In the cloud-era, should you store your corporate data in Cosmos DB on Azure, Cloud Spanner on the Google Cloud Platform, or in the Amazon Quantum Ledger? The overwhelming number of options today for storing and managing data in the cloud makes it tough for database experts and architects to design adequate solutions. However, they can overcome this challenge by following a three-step approach based on these questions:
- 1. What is a fitting database type?
- 2. Which deployment model is adequate?
- 3. What are the exact service features?
In the following, we explain the questions in detail.
Database Types – How to Store and How to Manage the Data
The big cloud players offer a large variety of technologies for storing data including database solutions for the cloud. First, all of them provide relational databases. Examples are Amazon RDS or Microsoft SQL Server on Virtual Machines. They are designed for the typical online-transaction workload. Second, all of them also offer No-SQL databases such as Azure Cosmos DB supporting document and graph data or Google Cloud Datastore. Third, there are data warehouse and big data solutions such as Google Big Query (an SQL Data Warehouse) or the Hadoop-based Azure Data Lake Storage Gen2. There is often a mix of proprietary and open-source technologies. However, the basic decision whether a solution requires a relational or a NoSQL database, a data warehouse respectively big data technology, or a mixture – is the same as known from the on-premises world. Once the decision is made, only very few technology options remain.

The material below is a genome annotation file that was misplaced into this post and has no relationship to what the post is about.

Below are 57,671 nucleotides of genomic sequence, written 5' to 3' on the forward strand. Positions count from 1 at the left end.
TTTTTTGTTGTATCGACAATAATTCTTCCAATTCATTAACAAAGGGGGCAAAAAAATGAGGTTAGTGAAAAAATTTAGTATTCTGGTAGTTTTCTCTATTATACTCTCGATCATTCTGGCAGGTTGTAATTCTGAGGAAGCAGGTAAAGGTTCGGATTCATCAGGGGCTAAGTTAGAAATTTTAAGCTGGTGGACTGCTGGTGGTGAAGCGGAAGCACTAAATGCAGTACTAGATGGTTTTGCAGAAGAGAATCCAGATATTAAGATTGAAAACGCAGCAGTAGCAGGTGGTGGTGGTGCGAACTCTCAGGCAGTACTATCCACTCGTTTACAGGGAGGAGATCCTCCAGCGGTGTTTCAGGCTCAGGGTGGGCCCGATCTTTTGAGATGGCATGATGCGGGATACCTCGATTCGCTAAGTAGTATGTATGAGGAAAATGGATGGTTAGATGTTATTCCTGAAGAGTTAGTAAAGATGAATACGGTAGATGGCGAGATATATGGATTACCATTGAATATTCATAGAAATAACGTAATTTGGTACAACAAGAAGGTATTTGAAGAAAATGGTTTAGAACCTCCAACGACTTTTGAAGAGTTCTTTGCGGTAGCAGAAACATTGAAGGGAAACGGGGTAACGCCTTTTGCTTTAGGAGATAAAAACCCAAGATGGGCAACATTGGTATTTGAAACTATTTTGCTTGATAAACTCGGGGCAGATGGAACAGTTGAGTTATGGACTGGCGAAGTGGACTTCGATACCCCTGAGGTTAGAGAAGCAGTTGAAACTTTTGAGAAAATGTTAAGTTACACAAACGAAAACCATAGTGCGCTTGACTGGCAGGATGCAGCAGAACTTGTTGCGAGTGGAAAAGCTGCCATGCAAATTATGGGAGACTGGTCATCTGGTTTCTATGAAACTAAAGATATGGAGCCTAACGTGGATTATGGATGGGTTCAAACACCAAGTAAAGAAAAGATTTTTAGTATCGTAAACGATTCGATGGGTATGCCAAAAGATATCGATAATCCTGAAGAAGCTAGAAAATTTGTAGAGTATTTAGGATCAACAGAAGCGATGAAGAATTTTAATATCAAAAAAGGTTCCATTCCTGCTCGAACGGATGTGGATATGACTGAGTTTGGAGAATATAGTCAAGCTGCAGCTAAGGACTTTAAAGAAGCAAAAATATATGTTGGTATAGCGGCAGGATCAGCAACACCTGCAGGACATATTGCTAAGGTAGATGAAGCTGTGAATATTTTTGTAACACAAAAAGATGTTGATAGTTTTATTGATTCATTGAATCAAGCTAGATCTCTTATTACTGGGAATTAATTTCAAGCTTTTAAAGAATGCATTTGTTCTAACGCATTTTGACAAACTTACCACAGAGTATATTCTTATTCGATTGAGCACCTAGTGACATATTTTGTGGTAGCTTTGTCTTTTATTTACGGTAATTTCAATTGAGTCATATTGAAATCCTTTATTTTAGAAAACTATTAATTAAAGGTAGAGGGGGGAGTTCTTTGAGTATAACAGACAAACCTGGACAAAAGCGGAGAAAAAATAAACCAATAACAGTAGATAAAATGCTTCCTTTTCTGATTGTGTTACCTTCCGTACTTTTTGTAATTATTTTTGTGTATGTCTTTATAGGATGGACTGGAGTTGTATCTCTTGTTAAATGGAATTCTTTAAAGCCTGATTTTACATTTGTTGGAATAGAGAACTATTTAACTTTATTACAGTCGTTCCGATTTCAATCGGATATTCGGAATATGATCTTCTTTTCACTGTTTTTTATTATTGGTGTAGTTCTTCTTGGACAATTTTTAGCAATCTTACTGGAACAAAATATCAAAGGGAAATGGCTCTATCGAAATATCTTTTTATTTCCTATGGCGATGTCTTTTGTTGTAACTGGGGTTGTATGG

However, databases are not the only option to store data, neither in the cloud nor in the on-premises world. The cloud providers offer file shares (e.g., AWS Elastic File Service or Amazon FSx for Windows File server) as well. They allow applications to store data in files and to share and exchange information with other applications. For this purpose, AWS provides the Elastic File Service for Linux respectively Amazon FSx for Windows File server. Furthermore, virtual machines need a local “disk,” storage attached to a virtual machine. The cloud providers brand these services giving them names such as AWS Elastic Block Storage. Such fancy new names for existing concepts can confuse newcomers even though the concepts are well-known.
Finally, the cloud popularized object storage technology. The best known is probably AWS S3. In the cloud, binary large objects such as pictures or documents are stored in object storage. The same applies to log data, i.e., massive numbers of small files. Object storage handles large data sets even in the petabytes range efficiently. Managing and identifying relevant objects bases on two concepts: globally unique identifiers and (highly customizable) metadata. This metadata allows describing the objects in detail and querying for the exactly relevant ones.